US urged Somalia’s president and prime minister to address their “disagreement” on Monday in order to avoid further delaying the country’s electoral process, which is set to take place on October 10.
In a statement, State Department spokesman Ned Price said, “Cooperation among Somalia’s leaders — particularly President Farmaajo and Prime Minister Roble — is critical to ensuring that the country’s ongoing electoral process is completed promptly.”
“The conflict between President Farmaajo and Prime Minister Roble threatens to derail this process, and it must be resolved quickly and peacefully.”
President Mohamed Abdullahi Mohamed, also known as Farmaajo, and Prime Minister Mohamed Hussein Roble had a squabble that has raised fears about the country’s stability.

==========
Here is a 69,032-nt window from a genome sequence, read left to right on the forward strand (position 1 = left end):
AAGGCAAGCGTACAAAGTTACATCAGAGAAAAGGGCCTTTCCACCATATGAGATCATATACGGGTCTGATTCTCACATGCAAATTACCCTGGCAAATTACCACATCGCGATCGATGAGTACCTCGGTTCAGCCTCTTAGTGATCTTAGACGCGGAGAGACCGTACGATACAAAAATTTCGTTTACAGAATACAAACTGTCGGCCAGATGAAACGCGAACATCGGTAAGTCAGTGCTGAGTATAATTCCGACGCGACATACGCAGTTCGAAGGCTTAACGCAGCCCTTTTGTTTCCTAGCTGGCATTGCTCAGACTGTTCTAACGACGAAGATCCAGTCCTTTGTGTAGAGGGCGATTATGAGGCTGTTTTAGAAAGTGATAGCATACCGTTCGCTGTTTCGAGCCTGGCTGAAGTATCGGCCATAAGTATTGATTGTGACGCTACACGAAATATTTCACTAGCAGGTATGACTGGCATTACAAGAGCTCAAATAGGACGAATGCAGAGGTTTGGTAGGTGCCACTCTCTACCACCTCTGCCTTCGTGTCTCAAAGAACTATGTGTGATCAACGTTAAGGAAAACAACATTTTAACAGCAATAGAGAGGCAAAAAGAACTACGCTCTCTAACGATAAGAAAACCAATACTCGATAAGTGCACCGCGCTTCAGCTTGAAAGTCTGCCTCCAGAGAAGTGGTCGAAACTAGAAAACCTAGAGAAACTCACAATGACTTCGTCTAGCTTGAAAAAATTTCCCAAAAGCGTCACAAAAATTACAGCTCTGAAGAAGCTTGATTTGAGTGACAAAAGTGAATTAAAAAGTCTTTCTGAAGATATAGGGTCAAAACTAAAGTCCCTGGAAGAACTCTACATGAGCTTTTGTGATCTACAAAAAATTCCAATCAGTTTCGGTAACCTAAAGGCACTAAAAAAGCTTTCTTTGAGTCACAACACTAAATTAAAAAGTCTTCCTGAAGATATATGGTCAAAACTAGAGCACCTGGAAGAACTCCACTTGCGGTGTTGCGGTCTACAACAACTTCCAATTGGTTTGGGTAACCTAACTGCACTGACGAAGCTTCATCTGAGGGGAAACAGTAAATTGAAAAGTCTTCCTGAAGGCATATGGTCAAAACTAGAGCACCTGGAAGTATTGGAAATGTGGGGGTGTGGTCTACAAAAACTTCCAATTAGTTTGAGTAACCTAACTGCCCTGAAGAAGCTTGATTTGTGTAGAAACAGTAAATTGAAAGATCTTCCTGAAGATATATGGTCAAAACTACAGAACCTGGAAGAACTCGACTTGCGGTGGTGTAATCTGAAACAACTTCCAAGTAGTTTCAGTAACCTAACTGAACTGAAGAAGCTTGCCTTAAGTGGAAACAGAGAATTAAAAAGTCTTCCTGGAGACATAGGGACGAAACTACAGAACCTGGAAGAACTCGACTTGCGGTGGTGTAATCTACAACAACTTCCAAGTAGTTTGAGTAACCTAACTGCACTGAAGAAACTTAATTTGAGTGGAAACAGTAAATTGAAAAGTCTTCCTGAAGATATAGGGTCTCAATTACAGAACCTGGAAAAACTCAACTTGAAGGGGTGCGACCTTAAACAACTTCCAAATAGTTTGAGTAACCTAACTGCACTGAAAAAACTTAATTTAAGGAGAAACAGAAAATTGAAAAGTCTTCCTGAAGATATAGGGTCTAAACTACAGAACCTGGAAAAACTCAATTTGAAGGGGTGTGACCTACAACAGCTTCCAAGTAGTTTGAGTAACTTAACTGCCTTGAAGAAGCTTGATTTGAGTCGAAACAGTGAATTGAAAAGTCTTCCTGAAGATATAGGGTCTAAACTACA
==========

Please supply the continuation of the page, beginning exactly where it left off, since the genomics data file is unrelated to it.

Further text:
The long-running feud reached a head last week when Farmaajo took away Roble’s executive powers, a move the premier deemed illegal.
Somalia is due to vote for a president on October 10, but the leaders’ spat threatens to imperil the repeatedly delayed poll and distract from efforts to confront a long-running Islamist insurgency.
The months-long delay has “concerned” Washington, Price said, stressing that any further postponement “increases the potential for violence and plays into the hands of al-Shabaab and other extremist groups seeking to destabilize the country.”
The radical Islamist group Al-Shabaab, whose insurgency was unleashed on Somalia in 2007, control large rural areas and regularly carry out attacks in the capital.